After protracted hearings and repeated local authority involvement, His Honour Judge Willans outlined the outcome of care proceedings in a final hearing on 24 May 2019 that concerned the welfare of a six child sibling group (A-F). This was a complex case due to the number of children, their ages, differential placements and their wishes for rehabilitation.
Our client, the respondent Mother (M) and Father met as neighbours in approximately 1999 when the M was 18 and the Father was 30.The relationship then became serious and they moved to London, married and had children. M also converted into the Father's faith.
A range of factors impacted the family, placing stress upon them which contributed to the current situation. Financial stresses began to mount, ultimately leading to the family losing a much-loved property and finding themselves in temporary unsuitable accommodation.
Secondly, the family grew and the demands upon the parents and the associated stress mounted. M’s mental health also began to deteriorate.
The above factors combined lead to familial discord and disharmony between the parents. The social work chronology documents 13 referrals between 2014 and 2018 and consideration of the chronology suggest matters significantly deteriorated in early 2016.
Duncan Lewis represented M who moved to London and had six children over a 14 year period. In 2018, M was sectioned. She made serious allegations of domestic abuse against the Father. The Father struggled to cope between balancing work and parental responsibilities. When one of the children suffered a head injury, they were removed under an emergency protection order.
The court found that M lacked capacity and a certificate was concluded that M was a ‘protected person’ under the Family Procedure Rules 2010. The official solicitor was invited to act as litigation friend for M. In September 2018, M’s psychiatric diagnosis was confirmed as a history of severe depression with psychotic symptoms. She presented as an anxious and vulnerable woman who seemed frightened of her husband but also appeared to minimise his behaviour.
A prohibited steps order was made preventing the Father from attending the family home or the children’s schools and from contacting the maternal grandmother (MGM). Following the hearing on 10 July 2018, the maternal grandmother moved to London and has been residing in the family home with five of the children (excluding the youngest). It was also alleged that on 19 July 2018, that the Father behaved aggressively towards M. M, three of her girls and the maternal grandmother were moved to a confidential address away from the family home. They returned to the family home on 31 October 2018.
M regained and lost capacity throughout the proceedings and extensive client interactions were required, due to her ill-health. The case was extremely complex as M was controlled by the Father and found herself having to choose between her children and her husband. The interim placements were tentative and always at risk of breakdown. Additionally, the children all suffered from various issues which were identified in expert assessments.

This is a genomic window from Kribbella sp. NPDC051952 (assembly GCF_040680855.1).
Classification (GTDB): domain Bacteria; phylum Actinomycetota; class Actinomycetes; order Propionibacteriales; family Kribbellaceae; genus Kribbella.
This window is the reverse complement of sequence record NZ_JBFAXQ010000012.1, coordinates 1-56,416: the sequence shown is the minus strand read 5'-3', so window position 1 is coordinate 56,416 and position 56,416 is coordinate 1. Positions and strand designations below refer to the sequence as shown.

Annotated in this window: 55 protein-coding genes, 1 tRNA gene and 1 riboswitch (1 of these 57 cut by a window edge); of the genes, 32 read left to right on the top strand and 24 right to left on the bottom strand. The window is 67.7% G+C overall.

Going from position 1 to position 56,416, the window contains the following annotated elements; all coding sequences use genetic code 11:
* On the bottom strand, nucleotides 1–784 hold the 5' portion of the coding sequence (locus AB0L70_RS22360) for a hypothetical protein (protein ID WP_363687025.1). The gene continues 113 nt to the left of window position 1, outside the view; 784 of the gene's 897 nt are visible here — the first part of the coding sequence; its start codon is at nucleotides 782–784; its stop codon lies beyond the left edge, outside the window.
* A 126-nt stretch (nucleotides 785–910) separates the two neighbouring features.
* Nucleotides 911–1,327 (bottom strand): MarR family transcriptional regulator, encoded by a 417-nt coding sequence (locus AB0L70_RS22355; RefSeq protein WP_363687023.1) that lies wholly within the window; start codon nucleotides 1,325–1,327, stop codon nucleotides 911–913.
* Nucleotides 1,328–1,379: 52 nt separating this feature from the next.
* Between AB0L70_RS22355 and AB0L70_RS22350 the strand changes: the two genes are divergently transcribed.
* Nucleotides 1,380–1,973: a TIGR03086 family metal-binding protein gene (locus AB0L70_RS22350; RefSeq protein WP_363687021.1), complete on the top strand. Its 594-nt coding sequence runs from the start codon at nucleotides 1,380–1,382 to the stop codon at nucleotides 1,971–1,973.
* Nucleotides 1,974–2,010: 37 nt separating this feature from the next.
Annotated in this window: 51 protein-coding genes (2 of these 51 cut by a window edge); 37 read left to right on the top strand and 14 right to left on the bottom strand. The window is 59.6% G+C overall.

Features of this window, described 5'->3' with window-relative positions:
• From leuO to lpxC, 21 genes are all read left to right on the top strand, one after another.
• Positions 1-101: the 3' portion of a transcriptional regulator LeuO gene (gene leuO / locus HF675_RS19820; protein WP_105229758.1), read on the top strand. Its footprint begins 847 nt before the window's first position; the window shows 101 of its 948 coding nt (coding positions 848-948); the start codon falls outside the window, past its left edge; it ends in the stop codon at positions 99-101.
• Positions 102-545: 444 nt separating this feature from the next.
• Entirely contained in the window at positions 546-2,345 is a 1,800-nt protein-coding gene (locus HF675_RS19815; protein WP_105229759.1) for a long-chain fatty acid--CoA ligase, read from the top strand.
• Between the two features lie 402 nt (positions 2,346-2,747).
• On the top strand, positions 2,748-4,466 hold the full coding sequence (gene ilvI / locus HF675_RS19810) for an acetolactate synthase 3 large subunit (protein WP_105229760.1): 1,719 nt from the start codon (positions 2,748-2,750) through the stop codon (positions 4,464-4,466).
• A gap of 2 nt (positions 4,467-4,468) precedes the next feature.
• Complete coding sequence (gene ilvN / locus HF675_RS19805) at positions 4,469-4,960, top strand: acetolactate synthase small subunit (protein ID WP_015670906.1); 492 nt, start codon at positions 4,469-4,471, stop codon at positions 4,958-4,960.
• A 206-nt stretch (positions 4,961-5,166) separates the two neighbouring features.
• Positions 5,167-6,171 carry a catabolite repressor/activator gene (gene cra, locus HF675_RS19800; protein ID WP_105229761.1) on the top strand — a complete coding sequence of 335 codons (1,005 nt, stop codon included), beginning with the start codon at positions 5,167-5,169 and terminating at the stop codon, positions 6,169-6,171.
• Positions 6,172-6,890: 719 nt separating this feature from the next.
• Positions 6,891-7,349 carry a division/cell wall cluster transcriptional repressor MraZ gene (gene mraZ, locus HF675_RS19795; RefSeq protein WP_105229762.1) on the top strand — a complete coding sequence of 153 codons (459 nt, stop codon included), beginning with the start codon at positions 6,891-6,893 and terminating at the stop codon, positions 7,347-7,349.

Over a one year period a number of hearings took place in relation to proceedings. Almost all of them, excluding the final hearing was advocated by the instructing solicitor Ravi Kaur Mahey.
Given the lack of options, Judge Willans found it reasonable and necessary to safeguard the welfare of each child. The judge found that the two eldest children, A and B, are competent to instruct their own solicitor and have the age and maturity to express views of their own that are deserving of respect.
As welfare is of paramount importance, it was necessary to make a special guardianship order (SGO) for the youngest child, F, who is too young to express his wishes. As F was thriving in his grandmother’s care, the SGO would limit the interference in his life and reflects his actual attachment. Judge Willans did note that “whilst I do not consider such an order will obstruct consideration of his needs I also feel it is unlikely to obstruct future positive developments...I have no sense the MGM would stand in the way of family rehabilitation, were this in F's welfare interests and I doubt very much that a Court would not give permission for an application to be made, were the circumstances to substantially change.”
In respect to the other children (C, D and E), final care orders were made and the placement plans approved. For D and E, who share a strong bond, the judge deemed recitals were appropriate. However on the basis of welfare, the judge did not consider it appropriate for C to return to the family at this point in time. He notes that “this should be an aspiration and the support and planning should have this as a goal in mind subject to progress. This is an interference in family life but as with F, it is proportionate.”
The main aim in this case was rehabilitating the sibling group as a priority. Beyond their welfare, Judge Willan notes “as to the purpose of the care planning I have commented on the aspiration of sibling reunification. I am more wary about expressing views beyond this although I acknowledge this is an aim which is held by the father and children and may be shared by the mother. It is now in their collective hands supported by the local authority to achieve their goals.”
The Mother was represented by child care director, Ravi Kaur Mahey from the Harrow office. Counsel for the final hearing was Joanna Youll of Coram Chambers.